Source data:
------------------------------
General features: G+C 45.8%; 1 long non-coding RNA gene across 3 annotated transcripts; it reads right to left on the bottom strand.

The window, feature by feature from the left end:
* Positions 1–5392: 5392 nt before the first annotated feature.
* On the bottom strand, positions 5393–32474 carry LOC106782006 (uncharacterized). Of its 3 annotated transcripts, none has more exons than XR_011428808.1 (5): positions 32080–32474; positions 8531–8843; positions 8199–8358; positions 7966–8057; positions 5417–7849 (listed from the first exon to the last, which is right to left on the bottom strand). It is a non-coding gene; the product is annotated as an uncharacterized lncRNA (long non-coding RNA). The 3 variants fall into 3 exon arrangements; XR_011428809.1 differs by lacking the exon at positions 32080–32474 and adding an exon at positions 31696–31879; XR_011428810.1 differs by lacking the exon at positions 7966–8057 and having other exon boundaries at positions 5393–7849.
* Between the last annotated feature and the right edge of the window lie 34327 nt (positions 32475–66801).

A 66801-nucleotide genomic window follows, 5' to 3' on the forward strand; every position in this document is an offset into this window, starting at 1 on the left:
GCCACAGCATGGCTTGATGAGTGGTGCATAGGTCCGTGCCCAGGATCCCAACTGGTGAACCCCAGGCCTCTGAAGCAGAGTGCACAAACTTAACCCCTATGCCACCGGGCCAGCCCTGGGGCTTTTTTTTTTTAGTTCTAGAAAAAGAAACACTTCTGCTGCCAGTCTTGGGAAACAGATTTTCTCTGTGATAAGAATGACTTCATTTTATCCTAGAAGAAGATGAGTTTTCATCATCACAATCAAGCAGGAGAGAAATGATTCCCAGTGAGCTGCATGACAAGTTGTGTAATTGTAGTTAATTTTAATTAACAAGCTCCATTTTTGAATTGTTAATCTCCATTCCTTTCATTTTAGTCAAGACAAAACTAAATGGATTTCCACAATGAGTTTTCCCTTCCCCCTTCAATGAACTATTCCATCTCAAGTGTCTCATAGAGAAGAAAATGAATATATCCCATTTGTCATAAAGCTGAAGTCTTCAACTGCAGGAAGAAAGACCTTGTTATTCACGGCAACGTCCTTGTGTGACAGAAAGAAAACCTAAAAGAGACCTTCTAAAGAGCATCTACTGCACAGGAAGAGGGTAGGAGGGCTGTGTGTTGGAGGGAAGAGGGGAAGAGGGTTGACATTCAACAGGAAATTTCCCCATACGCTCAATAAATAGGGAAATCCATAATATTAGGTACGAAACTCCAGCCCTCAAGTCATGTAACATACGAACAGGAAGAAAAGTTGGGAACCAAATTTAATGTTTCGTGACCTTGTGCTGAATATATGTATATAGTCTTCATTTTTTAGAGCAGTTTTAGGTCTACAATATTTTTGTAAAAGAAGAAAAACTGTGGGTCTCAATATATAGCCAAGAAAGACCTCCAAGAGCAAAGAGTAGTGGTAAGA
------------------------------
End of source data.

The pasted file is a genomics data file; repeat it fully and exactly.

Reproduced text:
General features: G+C 45.8%; 1 long non-coding RNA gene across 3 annotated transcripts; it reads right to left on the bottom strand.

The window, feature by feature from the left end:
* Positions 1–5392: 5392 nt before the first annotated feature.
* On the bottom strand, positions 5393–32474 carry LOC106782006 (uncharacterized). Of its 3 annotated transcripts, none has more exons than XR_011428808.1 (5): positions 32080–32474; positions 8531–8843; positions 8199–8358; positions 7966–8057; positions 5417–7849 (listed from the first exon to the last, which is right to left on the bottom strand). It is a non-coding gene; the product is annotated as an uncharacterized lncRNA (long non-coding RNA). The 3 variants fall into 3 exon arrangements; XR_011428809.1 differs by lacking the exon at positions 32080–32474 and adding an exon at positions 31696–31879; XR_011428810.1 differs by lacking the exon at positions 7966–8057 and having other exon boundaries at positions 5393–7849.
* Between the last annotated feature and the right edge of the window lie 34327 nt (positions 32475–66801).

A 66801-nucleotide genomic window follows, 5' to 3' on the forward strand; every position in this document is an offset into this window, starting at 1 on the left:
GCCACAGCATGGCTTGATGAGTGGTGCATAGGTCCGTGCCCAGGATCCCAACTGGTGAACCCCAGGCCTCTGAAGCAGAGTGCACAAACTTAACCCCTATGCCACCGGGCCAGCCCTGGGGCTTTTTTTTTTTAGTTCTAGAAAAAGAAACACTTCTGCTGCCAGTCTTGGGAAACAGATTTTCTCTGTGATAAGAATGACTTCATTTTATCCTAGAAGAAGATGAGTTTTCATCATCACAATCAAGCAGGAGAGAAATGATTCCCAGTGAGCTGCATGACAAGTTGTGTAATTGTAGTTAATTTTAATTAACAAGCTCCATTTTTGAATTGTTAATCTCCATTCCTTTCATTTTAGTCAAGACAAAACTAAATGGATTTCCACAATGAGTTTTCCCTTCCCCCTTCAATGAACTATTCCATCTCAAGTGTCTCATAGAGAAGAAAATGAATATATCCCATTTGTCATAAAGCTGAAGTCTTCAACTGCAGGAAGAAAGACCTTGTTATTCACGGCAACGTCCTTGTGTGACAGAAAGAAAACCTAAAAGAGACCTTCTAAAGAGCATCTACTGCACAGGAAGAGGGTAGGAGGGCTGTGTGTTGGAGGGAAGAGGGGAAGAGGGTTGACATTCAACAGGAAATTTCCCCATACGCTCAATAAATAGGGAAATCCATAATATTAGGTACGAAACTCCAGCCCTCAAGTCATGTAACATACGAACAGGAAGAAAAGTTGGGAACCAAATTTAATGTTTCGTGACCTTGTGCTGAATATATGTATATAGTCTTCATTTTTTAGAGCAGTTTTAGGTCTACAATATTTTTGTAAAAGAAGAAAAACTGTGGGTCTCAATATATAGCCAAGAAAGACCTCCAAGAGCAAAGAGTAGTGGTAAGA